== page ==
Anchors Media | Wave Computing rolls out plans for fast deep-learning computers
single,single-post,postid-12550,single-format-standard,mkd-core-1.1,ajax_fade,page_not_loaded,,burst-ver-1.7, vertical_menu_with_scroll,smooth_scroll,woocommerce_installed,blog_installed,wpb-js-composer js-comp-ver-5.0.1,vc_responsive

Wave Computing rolls out plans for fast deep-learning computers


Deep learning neural networks, software programs that attempt to emulate the way the brain’s neocortex works, have led to striking improvements recently in speech and image recognition and even game playing. But progress in this branch of machine learning has come in spite of the fact that today’s computers aren’t really built with the kind of massively parallel processing that deep learning requires.

A company called Wave Computing is announcing plans to sell just such a computer starting next year. In stealth development for six years, Wave said it’s developing a line of deep learning computers based on a new processing architecture it calls the Wave Dataflow Processing Unit (DPU).

Derek Meyer, chief executive of the Campbell, CA-based company, said its computers will be able to train deep learning models and run them between 10 and 100 times faster than the conventional architectures based either on central processing unit (CPU) chips from Intel Corp. and other companies or on graphics processing unit (GPU) chips from Nvidia Corp. The latter recently have become the standard for deep learning networks, though other companies are also embedding deep learning into their existing chips.

Wave’s computers are one sign that deep learning has hit the mainstream, decades after it was first conceived. “The deep learning market is just getting to the point to justify the investment in silicon,” said Linley Gwennap, principal analyst at the market research firm The Linley Group Inc. “What Wave is doing is going to be a catalyst.”

Indeed, Wave Computing already isn’t alone in its quest to create new kinds of computers aimed specifically at speeding up deep learning. In May, Google Inc. announced it has been using a custom chip it calls a Tensor Processing Unit, whose basic idea appears similar to Wave Computing’s, in some of its data centers for more than a year. The startup Nervana Systems Inc. announced a cloud deep learning service in February and has been working on a deep learning chip and appliance due out next year as well. also is believed to be working on a deep learning chip.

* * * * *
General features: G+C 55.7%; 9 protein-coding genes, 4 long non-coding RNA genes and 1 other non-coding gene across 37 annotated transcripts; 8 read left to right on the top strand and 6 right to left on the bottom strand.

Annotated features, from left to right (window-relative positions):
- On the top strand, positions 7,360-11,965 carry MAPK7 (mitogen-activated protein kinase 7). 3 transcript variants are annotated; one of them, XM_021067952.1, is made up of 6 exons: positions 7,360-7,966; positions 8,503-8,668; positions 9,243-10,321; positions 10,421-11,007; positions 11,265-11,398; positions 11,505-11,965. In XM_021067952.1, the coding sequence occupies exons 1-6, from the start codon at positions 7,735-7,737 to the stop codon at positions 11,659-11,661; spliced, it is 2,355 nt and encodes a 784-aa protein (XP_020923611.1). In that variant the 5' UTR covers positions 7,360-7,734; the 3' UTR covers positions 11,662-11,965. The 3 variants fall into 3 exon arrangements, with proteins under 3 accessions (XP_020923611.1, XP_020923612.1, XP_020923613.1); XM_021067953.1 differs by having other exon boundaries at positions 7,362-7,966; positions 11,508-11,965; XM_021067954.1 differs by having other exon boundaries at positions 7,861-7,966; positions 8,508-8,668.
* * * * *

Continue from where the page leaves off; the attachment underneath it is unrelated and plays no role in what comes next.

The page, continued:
They’re all examples of a nascent departure from traditional computers using the so-called von Neumann architecture, which requires data to be shuttled back and forth for each computing operation. That can create a bottleneck especially for Big Data applications that are finding their way into every nook and cranny of businesses with the proliferation of data from social networks, search, smartphone sensors and more. GPUs lessen the problem by doing a lot of operations in parallel, but they require a lot of power.

Wave says its “dataflow” approach overcomes that issue, making its computers up to 20 times faster than an Nvidia DGX-1 deep learning system. It does this with a chip that has 16,000 parallel processing elements, four of which can in turn be connected. They all share very large amounts of nearby memory and wide data pipelines to external memory so data can flow in and out of the processors much faster.

As Wave explains it, dataflow is akin to a modern auto assembly line, where each station installs one component of the car, one after another in quick succession — in contrast to traditional “control flow” processors, which are more like the old way of building each entire car individually.“Dataflow is a concept that has been around for a long time,” said Gwennap. “But Big Data problems are very well-suited for this approach.”

Wave’s computers run Google’s TensorFlow machine learning software, which the search giant recently released as open source software. It also can run Microsoft’s open-source Computational Network Toolkit (CNTK) software. That means that programmers already using these software libraries should be able to use the new computers without a big learning curve. “They are dataflow algorithms at their heart,” Meyer said.

Wave said it expects to provide early access to the computers to hardware platform developers and some customers later this year, with general availability next year. The machines will cost from tens to hundreds of thousands of dollars.

However, delivering new computer and semiconductor architectures is challenging, and the industry is littered with companies such as Trilogy Systems and HAL Computer Systems that failed to meet their revolutionary promises. More recently, Hewlett-Packard Enterprise last year scaled back its ambitions on The Machine, which had been anticipated to use a novel memory component called a memristor, though it expects to show off a prototype using conventional dynamic random-access memory (DRAM) later this year.

Wave, which employs 120 people in the U.S., India, Sri Lanka and Armenia, has raised a total of $53 million from Tallwood Venture Capital, Southern Cross Venture Partners and an engineering contract.

Anchors Media
No Comments

Leave a Comment